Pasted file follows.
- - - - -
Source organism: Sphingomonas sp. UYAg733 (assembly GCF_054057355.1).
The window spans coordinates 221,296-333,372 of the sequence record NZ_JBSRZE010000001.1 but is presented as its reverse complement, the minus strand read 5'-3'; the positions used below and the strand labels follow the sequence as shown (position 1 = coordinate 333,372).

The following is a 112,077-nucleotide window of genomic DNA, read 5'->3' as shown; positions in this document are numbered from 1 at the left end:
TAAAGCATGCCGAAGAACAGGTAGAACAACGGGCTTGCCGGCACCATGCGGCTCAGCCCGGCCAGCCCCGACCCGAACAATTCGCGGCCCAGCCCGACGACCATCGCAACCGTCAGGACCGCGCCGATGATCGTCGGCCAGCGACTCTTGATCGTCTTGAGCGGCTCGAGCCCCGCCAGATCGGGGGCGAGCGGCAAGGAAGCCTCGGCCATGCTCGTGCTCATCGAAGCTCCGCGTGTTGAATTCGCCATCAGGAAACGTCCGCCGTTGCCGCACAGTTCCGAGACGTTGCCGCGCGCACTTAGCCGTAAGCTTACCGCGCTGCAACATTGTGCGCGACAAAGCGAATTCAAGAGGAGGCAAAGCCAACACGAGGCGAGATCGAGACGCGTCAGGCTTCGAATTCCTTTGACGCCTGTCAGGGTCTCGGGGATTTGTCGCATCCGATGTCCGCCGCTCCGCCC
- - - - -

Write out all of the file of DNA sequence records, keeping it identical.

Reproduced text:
Source organism: Sphingomonas sp. UYAg733 (assembly GCF_054057355.1).
The window spans coordinates 221,296-333,372 of the sequence record NZ_JBSRZE010000001.1 but is presented as its reverse complement, the minus strand read 5'-3'; the positions used below and the strand labels follow the sequence as shown (position 1 = coordinate 333,372).

The following is a 112,077-nucleotide window of genomic DNA, read 5'->3' as shown; positions in this document are numbered from 1 at the left end:
TAAAGCATGCCGAAGAACAGGTAGAACAACGGGCTTGCCGGCACCATGCGGCTCAGCCCGGCCAGCCCCGACCCGAACAATTCGCGGCCCAGCCCGACGACCATCGCAACCGTCAGGACCGCGCCGATGATCGTCGGCCAGCGACTCTTGATCGTCTTGAGCGGCTCGAGCCCCGCCAGATCGGGGGCGAGCGGCAAGGAAGCCTCGGCCATGCTCGTGCTCATCGAAGCTCCGCGTGTTGAATTCGCCATCAGGAAACGTCCGCCGTTGCCGCACAGTTCCGAGACGTTGCCGCGCGCACTTAGCCGTAAGCTTACCGCGCTGCAACATTGTGCGCGACAAAGCGAATTCAAGAGGAGGCAAAGCCAACACGAGGCGAGATCGAGACGCGTCAGGCTTCGAATTCCTTTGACGCCTGTCAGGGTCTCGGGGATTTGTCGCATCCGATGTCCGCCGCTCCGCCC